From the Information Age to the Recommendation Age in Orthodontics

In the past it was difficult to find information on many subjects, especially orthodontic treatment for the  consumer. In order for parents to make an informed decision, they relied heavily upon referrals from general dentists to guide them through the selection process, based on their dental knowledge and experience. Today, we have too much information. Patients and parents can search on the Internet and find out anything they want to know about orthodontics.  Now they are overwhelmed and look for guidance from people they trust…friends and family. 

Parents today, don’t have enough time to sort through all the information and make sense of it all.  Recommendations are a method of sifting through the hodgepodge and getting right to the heart of the information.


When I oversaw computer conversions and integration of systems, I relied heavily on our computer tech.  He was a computer guru who understood both software and hardware platforms. He also knew what was currently installed on our system and most importantly, what would work and what may cause problems. For me, it meant that I could safely outsource my computer knowledge to him, freeing up more of my time for other areas that needed attention.

It’s no longer an Information Age but a Recommendation Age…

At first, I was always questioning and probing  him for more information and knowledge or sometimes even venturing to the Internet for answers, buying books I had no time to read and saving articles that sat in a pile.  II always thought, that if I kept at it long enough, over time, I would gain enough knowledge to make my own decisions when purchasing equipment. But like many, time was not on my side, technology changed, and choices had to be made. I finally gave in… now I just accept his recommendations at face value, without question, knowing that his is the smarter and wiser way to go.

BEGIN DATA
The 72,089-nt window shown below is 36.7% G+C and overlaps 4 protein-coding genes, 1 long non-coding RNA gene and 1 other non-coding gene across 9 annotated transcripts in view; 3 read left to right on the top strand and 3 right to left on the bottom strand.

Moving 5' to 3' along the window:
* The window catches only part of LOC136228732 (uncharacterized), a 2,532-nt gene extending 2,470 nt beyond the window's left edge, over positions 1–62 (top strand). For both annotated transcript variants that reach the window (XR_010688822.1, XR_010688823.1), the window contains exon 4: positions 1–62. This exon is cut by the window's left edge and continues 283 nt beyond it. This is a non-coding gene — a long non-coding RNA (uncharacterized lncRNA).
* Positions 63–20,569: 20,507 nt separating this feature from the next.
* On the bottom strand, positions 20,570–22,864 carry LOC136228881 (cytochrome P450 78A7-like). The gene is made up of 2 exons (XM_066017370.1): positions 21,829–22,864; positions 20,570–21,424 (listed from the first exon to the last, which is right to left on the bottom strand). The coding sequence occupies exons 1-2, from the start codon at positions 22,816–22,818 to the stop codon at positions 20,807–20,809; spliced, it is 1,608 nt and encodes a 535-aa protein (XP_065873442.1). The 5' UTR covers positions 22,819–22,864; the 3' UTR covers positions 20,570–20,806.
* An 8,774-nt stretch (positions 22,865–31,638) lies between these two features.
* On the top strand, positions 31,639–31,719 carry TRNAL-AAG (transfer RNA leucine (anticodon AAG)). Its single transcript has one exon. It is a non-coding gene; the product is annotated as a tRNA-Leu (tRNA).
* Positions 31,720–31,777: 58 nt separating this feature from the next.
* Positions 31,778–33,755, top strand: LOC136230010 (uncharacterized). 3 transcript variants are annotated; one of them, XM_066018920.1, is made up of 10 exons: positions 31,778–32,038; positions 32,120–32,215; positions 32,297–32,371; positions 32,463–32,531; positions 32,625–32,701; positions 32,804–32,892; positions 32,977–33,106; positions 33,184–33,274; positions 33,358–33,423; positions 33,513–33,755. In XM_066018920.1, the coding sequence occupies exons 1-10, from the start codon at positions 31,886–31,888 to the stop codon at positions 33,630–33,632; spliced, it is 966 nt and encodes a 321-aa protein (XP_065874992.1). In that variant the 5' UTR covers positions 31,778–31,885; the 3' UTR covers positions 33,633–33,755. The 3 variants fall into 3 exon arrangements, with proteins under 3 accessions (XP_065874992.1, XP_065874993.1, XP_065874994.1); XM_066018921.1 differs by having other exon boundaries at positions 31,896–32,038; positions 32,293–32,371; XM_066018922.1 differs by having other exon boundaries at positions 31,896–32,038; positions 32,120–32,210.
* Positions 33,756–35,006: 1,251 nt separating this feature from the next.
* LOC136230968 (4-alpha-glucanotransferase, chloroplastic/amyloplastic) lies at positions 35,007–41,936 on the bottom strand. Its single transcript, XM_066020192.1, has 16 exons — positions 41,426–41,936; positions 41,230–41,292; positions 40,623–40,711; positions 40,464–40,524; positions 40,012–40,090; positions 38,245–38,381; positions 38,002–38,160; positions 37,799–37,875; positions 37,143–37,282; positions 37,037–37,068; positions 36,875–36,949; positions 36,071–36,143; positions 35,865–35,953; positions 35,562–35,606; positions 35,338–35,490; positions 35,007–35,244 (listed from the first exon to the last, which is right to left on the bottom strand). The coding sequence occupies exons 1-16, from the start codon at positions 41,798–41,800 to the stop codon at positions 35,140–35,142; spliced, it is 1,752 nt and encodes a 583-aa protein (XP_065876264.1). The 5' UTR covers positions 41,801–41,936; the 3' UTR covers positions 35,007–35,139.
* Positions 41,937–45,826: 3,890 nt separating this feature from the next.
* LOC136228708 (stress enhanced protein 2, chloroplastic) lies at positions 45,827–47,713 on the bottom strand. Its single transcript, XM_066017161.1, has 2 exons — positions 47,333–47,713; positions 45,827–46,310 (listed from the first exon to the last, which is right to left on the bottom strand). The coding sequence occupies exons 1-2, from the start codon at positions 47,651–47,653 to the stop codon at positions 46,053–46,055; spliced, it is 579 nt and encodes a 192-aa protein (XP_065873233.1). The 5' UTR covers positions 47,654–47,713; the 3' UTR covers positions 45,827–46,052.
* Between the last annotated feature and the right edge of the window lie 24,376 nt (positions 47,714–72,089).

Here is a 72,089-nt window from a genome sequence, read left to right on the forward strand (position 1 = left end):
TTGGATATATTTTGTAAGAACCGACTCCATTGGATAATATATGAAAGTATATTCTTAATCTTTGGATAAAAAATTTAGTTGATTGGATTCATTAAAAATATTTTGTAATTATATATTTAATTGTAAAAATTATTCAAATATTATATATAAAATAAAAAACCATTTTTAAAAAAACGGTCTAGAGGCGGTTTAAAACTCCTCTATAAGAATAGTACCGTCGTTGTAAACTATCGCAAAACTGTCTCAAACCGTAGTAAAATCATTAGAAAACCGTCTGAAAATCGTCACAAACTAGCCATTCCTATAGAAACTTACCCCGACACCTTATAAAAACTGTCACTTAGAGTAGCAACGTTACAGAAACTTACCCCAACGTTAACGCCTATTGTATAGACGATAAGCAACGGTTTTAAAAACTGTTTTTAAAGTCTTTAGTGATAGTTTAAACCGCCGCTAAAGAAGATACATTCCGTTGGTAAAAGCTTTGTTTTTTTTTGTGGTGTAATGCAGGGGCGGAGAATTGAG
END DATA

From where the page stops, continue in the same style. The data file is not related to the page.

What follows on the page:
Today, orthodontic information is only a few clicks away and easy to find on the internet. Seeking information is no longer the issue – making smart decisions based on the information gathered is now the problem.  And here’s the kicker- there is so much data that it may well push anyone into a state of paralysis by analysis. No wonder patients and parents look to family, friends and their referring dentist as their main source of referral for orthodontic treatment providers, especially with the myriad of choices within the profession that you have to consider. General dentists and pedodontists are jumping on the band wagon, more and more, as orthodontic treatment providers since the advent of Invisalign.

How do parents escape paralysis by analysis? One method is to ask someone with first hand experience. This means seeking out recommendations from people with prior experience in orthodontic treatment, whether it be for themselves or their children, friends or family. Recommendations serve as a fast way of sifting through the mire of information overload, just as my computer tech directed me to the correct hardware when building computer systems.


So how do you thrive in the Recommendation Age?

Be Clear On What You Offer In your written marketing materials, website content and “one on one” communications during case presentations, stick to the facts. Strip all information that is not absolutely accurate.

Ask and Inform Survey your patients and parents and follow through on recommendations, if it works within your practice vision.  On one of our surveys, one mom asked for a diaper changing area in the rest room. This request was very doable and one was installed in a timely manner. However, a few parents always request evening or weekend appointments.  If this does not work within your practice vision, acknowledge your understanding of the request and be forthcoming with why your practice does not comply.  I would often explain to parents that our staff also has children, day care issues, and wants to spend quality time with their families. They generally are more understanding after the explanation. Being proactive, rather than reactive often is the better choice when communicating practice policies.

Well Trained Staff  Team members, in all areas, should be well trained and versed in their positions’ office protocol. Not every situation is black or white; there are sometimes shades of grey, depending upon the circumstances. General rule of thumb for any business, “When in doubt ask”. However, too many shades of grey lead to a poorly run system, especially when overriding appointment templates. Everyone needs to be on the same page, including the orthodontist.

Over Deliver with customer service to create “trustworthy” sources of recommendations.

The old adage that a bad experience elicits ten times as many bad recommendations as a good one is even more true, in the Recommendation Age.   Always keep this in mind.

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